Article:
Former Virginia Gov. Terry McAuliffe, who is running for governor again, released an ad this week clarifying that he has “always valued the concerns of parents” after a flood of backlash for stating in the last gubernatorial debate, “I don’t think parents should be telling schools what they should teach.”
McAuliffe’s debate comment was met with a barrage of criticism, several op-eds from media outlets and interrogations from reporters, and fresh attacks from his Republican opponent, Glenn Youngkin, who seized on the moment to launch a “Parents Matter” initiative highlighting the two candidates’ contrasting positions on education policy.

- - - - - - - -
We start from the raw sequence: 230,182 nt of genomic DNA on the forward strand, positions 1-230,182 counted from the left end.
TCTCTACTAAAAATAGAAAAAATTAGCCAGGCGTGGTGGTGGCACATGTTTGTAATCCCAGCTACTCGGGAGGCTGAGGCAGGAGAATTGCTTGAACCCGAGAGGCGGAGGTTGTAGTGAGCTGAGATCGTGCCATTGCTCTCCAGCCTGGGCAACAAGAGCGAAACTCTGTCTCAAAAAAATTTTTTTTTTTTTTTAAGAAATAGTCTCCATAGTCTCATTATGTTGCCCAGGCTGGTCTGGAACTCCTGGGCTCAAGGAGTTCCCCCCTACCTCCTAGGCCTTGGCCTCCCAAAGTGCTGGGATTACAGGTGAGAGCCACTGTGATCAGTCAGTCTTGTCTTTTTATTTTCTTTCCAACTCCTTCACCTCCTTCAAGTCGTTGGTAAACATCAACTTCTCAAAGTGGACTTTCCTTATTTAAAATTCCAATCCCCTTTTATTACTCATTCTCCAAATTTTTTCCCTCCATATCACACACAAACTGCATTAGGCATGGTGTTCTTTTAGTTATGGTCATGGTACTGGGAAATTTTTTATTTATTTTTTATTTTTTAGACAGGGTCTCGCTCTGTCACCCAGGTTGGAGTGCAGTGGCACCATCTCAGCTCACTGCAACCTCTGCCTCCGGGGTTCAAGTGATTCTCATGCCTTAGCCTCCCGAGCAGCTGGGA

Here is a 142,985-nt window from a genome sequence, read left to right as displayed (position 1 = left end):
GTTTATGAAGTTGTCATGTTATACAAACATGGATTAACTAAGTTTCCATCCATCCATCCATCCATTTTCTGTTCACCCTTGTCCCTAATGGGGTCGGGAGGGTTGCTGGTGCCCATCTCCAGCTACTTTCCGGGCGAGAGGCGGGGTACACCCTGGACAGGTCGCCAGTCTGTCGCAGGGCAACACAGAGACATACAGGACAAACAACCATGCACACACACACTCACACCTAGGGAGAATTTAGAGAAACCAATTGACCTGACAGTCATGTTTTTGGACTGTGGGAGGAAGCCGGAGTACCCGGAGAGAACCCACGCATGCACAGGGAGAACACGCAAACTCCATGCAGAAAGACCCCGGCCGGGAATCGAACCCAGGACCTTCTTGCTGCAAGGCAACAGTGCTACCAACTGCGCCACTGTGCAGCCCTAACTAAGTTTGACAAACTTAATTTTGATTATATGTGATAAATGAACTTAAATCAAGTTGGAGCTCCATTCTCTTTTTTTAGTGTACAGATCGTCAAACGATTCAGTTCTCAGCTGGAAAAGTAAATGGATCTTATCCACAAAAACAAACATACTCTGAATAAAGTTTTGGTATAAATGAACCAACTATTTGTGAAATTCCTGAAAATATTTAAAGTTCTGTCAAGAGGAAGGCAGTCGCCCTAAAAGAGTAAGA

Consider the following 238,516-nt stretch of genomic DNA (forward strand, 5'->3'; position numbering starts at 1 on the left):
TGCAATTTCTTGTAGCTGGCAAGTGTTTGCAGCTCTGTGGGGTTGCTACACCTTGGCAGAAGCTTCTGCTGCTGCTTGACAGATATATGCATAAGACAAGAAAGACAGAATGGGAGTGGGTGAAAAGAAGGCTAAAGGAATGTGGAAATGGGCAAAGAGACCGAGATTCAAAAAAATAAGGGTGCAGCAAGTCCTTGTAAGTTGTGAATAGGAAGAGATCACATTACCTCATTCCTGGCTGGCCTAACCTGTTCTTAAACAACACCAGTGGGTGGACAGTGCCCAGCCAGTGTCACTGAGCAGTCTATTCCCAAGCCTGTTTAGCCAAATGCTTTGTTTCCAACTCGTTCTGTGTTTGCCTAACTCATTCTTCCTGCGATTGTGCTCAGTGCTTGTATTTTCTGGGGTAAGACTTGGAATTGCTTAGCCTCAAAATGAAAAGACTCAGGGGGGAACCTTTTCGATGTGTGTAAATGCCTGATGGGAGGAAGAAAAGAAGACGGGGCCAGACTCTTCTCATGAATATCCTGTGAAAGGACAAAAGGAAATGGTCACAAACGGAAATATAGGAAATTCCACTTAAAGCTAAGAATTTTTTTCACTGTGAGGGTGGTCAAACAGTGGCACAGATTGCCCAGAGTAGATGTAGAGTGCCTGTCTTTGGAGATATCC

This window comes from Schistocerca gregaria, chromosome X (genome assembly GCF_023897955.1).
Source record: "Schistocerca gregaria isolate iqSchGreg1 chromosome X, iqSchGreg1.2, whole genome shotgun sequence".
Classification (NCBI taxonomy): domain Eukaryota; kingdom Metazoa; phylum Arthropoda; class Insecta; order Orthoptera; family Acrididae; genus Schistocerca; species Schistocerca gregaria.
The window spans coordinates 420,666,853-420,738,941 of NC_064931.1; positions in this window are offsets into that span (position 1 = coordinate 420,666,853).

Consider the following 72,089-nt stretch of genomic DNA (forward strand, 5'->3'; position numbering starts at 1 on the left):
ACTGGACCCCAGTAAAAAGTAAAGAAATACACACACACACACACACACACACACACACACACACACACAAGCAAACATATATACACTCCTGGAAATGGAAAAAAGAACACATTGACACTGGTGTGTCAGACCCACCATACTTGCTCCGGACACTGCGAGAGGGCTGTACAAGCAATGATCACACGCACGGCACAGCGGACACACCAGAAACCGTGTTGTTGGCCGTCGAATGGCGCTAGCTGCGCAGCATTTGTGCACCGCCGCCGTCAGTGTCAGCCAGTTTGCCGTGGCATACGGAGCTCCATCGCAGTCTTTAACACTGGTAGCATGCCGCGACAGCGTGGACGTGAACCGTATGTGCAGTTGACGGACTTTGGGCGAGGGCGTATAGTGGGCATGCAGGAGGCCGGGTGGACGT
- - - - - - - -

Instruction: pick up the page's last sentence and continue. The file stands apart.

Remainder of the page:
The new ad features photos of McAuliffe and his family as he stresses the importance of parents in schools. “As parents, Dorothy and I have always been involved in our kids’ education. We know good schools depend on involved parents. That’s why I want you to hear this from me. Glenn Youngkin’s taking my words out of context. I’ve always valued the concerns of parents.”
Fact check: his comment was not taken out of context, and he does not value the concerns of parents. He values the spread of Critical Race Theory (CRT), a racist indoctrination curriculum, in K-12 schools.
“Two weeks before Election Day, Terry McAuliffe is struggling to save his campaign,” said Youngkin spokesperson Macaulay Porter. “After 3 weeks of confirming more than half a dozen times that he meant exactly what he said in the debate, McAuliffe has been ordered by panicked DC Democrats to stop spouting anti-parent screeds.”
Porter added that McAuliffe’s “attempt to fool Virginians is pathetic, and parents know the truth because the videos don’t lie.”